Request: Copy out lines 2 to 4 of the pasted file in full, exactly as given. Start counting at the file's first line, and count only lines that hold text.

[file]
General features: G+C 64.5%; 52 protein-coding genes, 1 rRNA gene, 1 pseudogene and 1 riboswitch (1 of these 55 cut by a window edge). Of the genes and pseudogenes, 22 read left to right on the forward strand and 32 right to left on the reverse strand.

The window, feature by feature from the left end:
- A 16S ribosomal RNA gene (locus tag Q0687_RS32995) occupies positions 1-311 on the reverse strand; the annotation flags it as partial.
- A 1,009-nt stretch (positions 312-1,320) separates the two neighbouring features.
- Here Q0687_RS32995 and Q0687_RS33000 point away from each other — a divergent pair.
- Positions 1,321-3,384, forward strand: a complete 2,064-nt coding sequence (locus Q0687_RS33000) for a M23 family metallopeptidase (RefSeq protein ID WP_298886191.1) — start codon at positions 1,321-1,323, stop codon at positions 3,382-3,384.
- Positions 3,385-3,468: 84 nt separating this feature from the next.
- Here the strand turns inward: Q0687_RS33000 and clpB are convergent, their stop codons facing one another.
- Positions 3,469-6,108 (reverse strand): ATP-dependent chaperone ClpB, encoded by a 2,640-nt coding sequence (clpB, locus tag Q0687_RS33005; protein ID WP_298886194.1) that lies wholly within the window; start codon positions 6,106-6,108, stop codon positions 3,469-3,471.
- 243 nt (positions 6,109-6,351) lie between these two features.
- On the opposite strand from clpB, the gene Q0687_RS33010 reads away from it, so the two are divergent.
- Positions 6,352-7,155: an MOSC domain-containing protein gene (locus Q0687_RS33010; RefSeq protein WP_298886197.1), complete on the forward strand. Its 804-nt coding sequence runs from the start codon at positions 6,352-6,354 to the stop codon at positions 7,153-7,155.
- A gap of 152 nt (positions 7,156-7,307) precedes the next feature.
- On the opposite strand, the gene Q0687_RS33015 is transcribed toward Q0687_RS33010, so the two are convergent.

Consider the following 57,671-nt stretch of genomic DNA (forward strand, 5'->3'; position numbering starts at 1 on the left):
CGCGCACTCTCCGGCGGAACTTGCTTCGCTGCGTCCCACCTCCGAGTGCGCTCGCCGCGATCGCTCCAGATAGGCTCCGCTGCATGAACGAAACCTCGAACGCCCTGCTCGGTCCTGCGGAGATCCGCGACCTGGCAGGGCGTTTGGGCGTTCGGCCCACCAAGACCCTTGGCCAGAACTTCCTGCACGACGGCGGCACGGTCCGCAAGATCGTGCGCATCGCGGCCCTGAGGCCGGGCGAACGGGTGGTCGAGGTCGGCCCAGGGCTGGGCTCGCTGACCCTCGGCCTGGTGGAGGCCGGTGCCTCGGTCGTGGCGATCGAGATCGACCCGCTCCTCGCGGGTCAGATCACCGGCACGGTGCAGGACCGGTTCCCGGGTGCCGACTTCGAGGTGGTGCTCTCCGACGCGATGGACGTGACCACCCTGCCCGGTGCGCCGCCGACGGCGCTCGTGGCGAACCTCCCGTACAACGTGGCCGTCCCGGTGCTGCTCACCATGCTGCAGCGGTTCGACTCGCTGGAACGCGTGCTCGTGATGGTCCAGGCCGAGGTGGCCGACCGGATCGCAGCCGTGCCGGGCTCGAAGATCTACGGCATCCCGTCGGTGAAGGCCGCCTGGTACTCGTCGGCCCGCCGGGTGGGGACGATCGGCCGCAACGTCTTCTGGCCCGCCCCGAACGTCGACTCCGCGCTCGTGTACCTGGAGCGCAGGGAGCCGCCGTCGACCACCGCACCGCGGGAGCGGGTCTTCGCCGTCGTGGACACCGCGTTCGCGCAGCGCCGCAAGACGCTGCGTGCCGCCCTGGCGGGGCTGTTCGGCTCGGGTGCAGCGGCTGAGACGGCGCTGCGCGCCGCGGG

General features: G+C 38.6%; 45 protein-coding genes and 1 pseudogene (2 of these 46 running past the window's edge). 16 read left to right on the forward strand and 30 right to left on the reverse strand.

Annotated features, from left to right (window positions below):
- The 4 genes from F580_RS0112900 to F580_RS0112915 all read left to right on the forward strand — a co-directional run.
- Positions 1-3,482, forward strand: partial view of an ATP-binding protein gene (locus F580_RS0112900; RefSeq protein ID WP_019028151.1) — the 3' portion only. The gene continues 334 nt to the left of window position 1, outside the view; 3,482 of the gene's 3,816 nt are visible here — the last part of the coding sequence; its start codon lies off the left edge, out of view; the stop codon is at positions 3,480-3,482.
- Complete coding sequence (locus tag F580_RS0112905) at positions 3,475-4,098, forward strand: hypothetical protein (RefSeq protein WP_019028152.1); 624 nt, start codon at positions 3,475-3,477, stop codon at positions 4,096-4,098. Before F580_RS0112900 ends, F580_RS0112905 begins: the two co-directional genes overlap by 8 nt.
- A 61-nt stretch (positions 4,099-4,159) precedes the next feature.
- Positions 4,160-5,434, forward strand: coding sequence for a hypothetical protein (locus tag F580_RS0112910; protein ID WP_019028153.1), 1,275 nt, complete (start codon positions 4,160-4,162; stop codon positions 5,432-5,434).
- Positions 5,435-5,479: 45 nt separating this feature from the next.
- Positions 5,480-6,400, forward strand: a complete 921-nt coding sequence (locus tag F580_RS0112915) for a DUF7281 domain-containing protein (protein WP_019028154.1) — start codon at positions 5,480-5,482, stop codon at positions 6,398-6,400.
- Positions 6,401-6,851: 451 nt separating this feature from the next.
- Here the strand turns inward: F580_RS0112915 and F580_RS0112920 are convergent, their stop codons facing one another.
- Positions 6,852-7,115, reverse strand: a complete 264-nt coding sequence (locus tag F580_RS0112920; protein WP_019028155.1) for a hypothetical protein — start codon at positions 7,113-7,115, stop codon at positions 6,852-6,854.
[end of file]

The window, feature by feature from the left end:
- A 16S ribosomal RNA gene (locus tag Q0687_RS32995) occupies positions 1-311 on the reverse strand; the annotation flags it as partial.
- A 1,009-nt stretch (positions 312-1,320) separates the two neighbouring features.